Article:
muttered its off color remarks. How it would respond to critique. I toss a certain
smidge of salt at the thought. But it’s true ain’t it. True as danger is loud is startling
is. We watched the paper crane at rest on the back of the circus vender man’s flat
hand outheld. Araby begets araby. And then comes the rains. Huffing luminously
with startled breath. Oh oh and in haste. Just don’t talk of forgiveness. May it dangle
strange and intent to the last what doesn’t fly. And may my merry weather friend
with artistry rustle the beads.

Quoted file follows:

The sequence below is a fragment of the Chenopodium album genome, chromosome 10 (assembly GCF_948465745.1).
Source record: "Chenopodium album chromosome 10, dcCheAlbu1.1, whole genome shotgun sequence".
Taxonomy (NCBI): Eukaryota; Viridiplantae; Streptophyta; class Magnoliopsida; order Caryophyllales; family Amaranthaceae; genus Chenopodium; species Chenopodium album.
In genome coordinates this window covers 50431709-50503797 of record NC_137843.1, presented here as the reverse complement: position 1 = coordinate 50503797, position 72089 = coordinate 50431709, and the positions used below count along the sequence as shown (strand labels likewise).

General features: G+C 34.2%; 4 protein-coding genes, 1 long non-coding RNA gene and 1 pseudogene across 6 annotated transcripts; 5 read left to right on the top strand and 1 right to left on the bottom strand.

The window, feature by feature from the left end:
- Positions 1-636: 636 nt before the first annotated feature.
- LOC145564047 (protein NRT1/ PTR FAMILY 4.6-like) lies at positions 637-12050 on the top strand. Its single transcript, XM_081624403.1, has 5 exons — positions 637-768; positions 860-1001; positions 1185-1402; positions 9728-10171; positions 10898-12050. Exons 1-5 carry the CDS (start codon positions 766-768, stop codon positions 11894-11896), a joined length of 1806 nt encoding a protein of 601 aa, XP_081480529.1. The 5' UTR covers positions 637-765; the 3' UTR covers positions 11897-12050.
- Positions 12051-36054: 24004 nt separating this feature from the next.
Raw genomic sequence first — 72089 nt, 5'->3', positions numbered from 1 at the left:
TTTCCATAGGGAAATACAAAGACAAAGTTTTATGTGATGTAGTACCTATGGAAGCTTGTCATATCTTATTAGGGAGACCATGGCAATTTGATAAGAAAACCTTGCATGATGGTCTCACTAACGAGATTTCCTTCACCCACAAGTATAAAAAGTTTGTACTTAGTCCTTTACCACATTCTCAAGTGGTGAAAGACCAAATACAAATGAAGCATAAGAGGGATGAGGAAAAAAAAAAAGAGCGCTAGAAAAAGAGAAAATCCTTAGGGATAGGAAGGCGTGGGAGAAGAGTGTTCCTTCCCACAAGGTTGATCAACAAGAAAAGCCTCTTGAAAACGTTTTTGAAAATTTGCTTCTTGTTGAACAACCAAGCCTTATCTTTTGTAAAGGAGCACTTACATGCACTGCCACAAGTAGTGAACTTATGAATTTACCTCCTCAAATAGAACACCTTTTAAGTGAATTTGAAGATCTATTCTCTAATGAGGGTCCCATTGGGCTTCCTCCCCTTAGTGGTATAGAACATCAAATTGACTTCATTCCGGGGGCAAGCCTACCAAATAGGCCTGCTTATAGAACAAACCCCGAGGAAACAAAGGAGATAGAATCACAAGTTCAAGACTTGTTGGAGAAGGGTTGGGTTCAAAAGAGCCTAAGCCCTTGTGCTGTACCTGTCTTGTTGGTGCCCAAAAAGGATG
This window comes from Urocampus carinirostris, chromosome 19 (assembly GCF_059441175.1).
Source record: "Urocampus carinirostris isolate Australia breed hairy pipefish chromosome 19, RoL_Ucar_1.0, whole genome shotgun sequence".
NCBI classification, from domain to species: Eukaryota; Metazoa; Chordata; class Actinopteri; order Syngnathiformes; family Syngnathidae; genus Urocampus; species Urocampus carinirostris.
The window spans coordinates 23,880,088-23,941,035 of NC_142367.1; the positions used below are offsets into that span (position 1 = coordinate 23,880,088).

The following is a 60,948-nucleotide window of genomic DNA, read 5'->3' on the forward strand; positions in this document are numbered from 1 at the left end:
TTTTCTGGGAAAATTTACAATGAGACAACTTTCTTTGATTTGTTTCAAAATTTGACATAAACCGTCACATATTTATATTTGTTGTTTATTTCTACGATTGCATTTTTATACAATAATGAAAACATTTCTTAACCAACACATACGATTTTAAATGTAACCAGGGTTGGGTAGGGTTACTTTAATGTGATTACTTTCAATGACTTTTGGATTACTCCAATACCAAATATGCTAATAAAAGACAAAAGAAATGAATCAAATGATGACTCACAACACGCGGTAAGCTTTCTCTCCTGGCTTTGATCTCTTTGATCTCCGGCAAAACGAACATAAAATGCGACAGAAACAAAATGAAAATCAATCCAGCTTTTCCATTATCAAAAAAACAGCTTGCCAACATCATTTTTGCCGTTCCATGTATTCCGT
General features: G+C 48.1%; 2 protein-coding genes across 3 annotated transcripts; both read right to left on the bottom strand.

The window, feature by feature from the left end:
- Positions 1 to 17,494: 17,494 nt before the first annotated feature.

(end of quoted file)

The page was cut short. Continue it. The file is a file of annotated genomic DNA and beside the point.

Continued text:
The speaker supplants his word with that of the night’s, who mutters “off color remarks.” “Off color” meaning both “indecent” in this case and “smutty” as in being of a wrong or inferior color; dark. This is the world as ceviche. The incoming rain at first seems to imply some sort of cleansing and rebirth. But the water is far from soothing. There is a certain agitation, slightly sexual and ecstatic with the rain’s luminous huffing and “startled breath.” It is not unpleasant, but this rapid and erratic state of agitation is not calming. And then comes the zinger: “Just don’t talk of forgiveness.” Yet while forgiveness remains ineffable, the speaker does not ask for it to be ignored. Rather, “May it dangle strange and intent to the last what doesn’t fly.” The dangling forgiveness becomes a point of fixation. It may be unspoken but it is undeniably crucial and lingering. Perhaps it is not worth talking of forgiveness in the ceviche world of disorder, crudeness, and acidity. Forgiveness is given after an injurious act is committed with the understanding that it will not be repeated. But in the ceviche world the act likely will be repeated, as we keep asking for the fucked up dish to be put on the menu. So let’s not talk of forgiveness. But let’s leave it dangling. In that way, we are actually forced to think about it more as we vacillate between forward motions of transgression and the backlash of remorse.